Patrick Stark could wrap six-year journey Friday night
by Francois Marchand, Vancouver Sun
If all goes according to plan, Patrick Stark will face his biggest fear Friday night and conquer it.
The 47-year-old filmmaker and father of two is slated to join U2 on stage to complete a six-year-long documentary project that began at the Irish band's last visit in Vancouver in 2009, when he sang at a pre-show event he set up near BC Place, hoping to attract their attention.
His idea was to confront his biggest fear -- singing on stage in public -- in one of the most intimidating settings possible. The end game was to sign with the band itself, on their stage.
Crazy? Yes. Absolutely bonkers.
In fact, Stark has since been told by several U2 associates it would never happen.
For the past six years, Stark interviewed an array of people including U2 producers Steve Lillywhite and Daniel Lanois, spiritual author Eckart Tolle, and musicians like Bif Naked and Trooper's Ra Mcguire (who had Stark join his band on stage at the PNE in front of 7,000 people last year) for his One Life No Regrets documentary dealing with his phobia of public singing.
He travelled far and wide, had therapy sessions, sang in front of hundreds of people, and accomplished most of the goals he originally wanted to conquer.
But there was still the unattainable final goal, which he figured he might have a slight chance to accomplish when U2 set up shop to rehearse in Vancouver ahead of their iNNOCENCE + eXPERIENCE tour kicking off May 14 and 15 at Rogers Arena.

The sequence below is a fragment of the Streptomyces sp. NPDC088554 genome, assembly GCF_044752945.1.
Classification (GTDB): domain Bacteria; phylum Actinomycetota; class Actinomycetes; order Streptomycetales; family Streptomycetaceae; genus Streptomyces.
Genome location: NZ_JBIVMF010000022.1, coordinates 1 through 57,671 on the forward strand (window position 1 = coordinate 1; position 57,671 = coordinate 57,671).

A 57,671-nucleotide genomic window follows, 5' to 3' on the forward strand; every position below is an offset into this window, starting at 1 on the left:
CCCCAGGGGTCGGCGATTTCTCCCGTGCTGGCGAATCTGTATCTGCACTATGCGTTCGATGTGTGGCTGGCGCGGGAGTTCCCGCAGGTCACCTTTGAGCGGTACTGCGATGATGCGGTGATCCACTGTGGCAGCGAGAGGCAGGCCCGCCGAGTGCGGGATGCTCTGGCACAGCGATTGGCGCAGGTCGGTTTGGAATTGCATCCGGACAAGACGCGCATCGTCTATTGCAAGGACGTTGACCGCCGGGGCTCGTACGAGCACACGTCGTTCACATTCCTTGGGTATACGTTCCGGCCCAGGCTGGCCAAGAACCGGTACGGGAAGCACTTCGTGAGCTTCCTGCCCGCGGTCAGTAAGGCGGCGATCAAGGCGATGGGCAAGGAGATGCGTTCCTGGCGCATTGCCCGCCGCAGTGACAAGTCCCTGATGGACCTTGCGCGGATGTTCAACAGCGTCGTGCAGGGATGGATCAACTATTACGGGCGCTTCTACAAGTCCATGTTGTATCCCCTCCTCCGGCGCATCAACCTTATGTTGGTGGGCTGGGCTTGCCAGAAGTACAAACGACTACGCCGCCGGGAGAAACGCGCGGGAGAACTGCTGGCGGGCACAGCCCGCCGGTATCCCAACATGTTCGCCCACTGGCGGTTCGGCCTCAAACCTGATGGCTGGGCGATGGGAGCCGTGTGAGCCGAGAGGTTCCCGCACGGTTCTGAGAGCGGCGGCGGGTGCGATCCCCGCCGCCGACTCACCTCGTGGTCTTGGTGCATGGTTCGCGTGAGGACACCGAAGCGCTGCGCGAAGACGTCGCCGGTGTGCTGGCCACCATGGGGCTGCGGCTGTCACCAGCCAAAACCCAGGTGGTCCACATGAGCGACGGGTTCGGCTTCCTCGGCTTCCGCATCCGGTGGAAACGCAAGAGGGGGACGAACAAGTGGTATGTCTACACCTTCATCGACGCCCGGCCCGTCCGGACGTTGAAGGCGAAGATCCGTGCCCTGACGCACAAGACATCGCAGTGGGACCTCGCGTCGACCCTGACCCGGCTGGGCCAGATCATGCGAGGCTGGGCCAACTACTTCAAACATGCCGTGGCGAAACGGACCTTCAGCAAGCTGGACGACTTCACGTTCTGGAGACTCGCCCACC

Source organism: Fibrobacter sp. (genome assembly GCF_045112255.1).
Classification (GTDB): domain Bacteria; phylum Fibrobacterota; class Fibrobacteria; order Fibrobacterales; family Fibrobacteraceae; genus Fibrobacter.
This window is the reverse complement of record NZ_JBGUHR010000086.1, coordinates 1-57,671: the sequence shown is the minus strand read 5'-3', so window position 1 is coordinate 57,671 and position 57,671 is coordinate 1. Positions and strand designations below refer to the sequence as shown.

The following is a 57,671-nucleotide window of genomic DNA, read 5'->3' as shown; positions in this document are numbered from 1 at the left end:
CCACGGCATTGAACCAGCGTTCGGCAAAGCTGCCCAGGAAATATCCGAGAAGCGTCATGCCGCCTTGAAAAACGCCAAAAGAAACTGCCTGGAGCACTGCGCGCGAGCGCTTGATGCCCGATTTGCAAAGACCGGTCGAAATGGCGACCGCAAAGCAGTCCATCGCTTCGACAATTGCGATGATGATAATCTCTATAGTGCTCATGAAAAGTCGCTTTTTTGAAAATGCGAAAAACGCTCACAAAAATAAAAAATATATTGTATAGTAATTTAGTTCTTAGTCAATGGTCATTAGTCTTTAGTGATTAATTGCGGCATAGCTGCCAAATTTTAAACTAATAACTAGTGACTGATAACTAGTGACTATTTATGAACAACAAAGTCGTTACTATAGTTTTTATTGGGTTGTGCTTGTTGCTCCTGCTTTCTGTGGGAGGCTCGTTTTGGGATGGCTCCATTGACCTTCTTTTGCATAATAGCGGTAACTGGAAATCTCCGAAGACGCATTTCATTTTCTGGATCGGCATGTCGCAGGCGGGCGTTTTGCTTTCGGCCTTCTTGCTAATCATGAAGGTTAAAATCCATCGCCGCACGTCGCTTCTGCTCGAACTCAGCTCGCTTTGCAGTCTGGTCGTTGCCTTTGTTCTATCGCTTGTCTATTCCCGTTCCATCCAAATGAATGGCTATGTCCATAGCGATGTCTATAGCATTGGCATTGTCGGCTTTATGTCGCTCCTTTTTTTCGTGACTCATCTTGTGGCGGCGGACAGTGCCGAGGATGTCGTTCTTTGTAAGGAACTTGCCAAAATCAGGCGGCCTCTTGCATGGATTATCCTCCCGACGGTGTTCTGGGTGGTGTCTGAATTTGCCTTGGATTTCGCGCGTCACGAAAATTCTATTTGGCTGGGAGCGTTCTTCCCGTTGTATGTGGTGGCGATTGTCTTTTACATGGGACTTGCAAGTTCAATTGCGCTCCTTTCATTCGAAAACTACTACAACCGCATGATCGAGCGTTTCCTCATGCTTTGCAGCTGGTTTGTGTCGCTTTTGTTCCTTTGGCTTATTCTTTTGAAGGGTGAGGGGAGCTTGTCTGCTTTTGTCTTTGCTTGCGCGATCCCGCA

Despite having been in contact with a number of key members of U2's management and production crew, Stark knew the only way he would get the gig to wrap his film would be to talk to the band directly.
No small task, even with U2 being in town rehearsing. But then it happened.
"I was sitting having a glass of wine downtown (last weekend) and I looked at my phone," Stark said. "Facebook came up and somebody said, 'Hey Patrick. U2 just walked into the restaurant I'm in.'"
Stark made his way down to the restaurant, sat at the bar like a good patron, and ordered a drink. Eventually he summoned his courage and made his way to the booth where the band was sitting.
"It was like 'dead man walking,'" Stark said.
Stark said Bono stood up and greeted him, and that's when he made his pitch.
"I said, 'I've been working on this thing for six years. I'm a guinea pig in my own experiment of facing a fear of singing in front of people.' They were amused by that."
Stark explained his vision for the final scene in the film, where he sings with the biggest band in the world.
"And half a second later Bono said, 'Sure.' And that was it. I said, 'What do I do now?' And he said, 'What are you doing Friday night?' An assistant took me aside and took my information, so that's where it is."
No matter what happens Friday night, Stark is happy to complete the journey.
Making the documentary, which he said is clearly not a "fan film" (though he is a U2 fan), has been akin to conquering Everest.
"The point is that I'm not looking to feel what the band is feeling," Stark said. "Those are their fans and their people.
"People who are afraid of fire, to push to the extreme, will have themselves set on fire. This is me lighting myself on fire."
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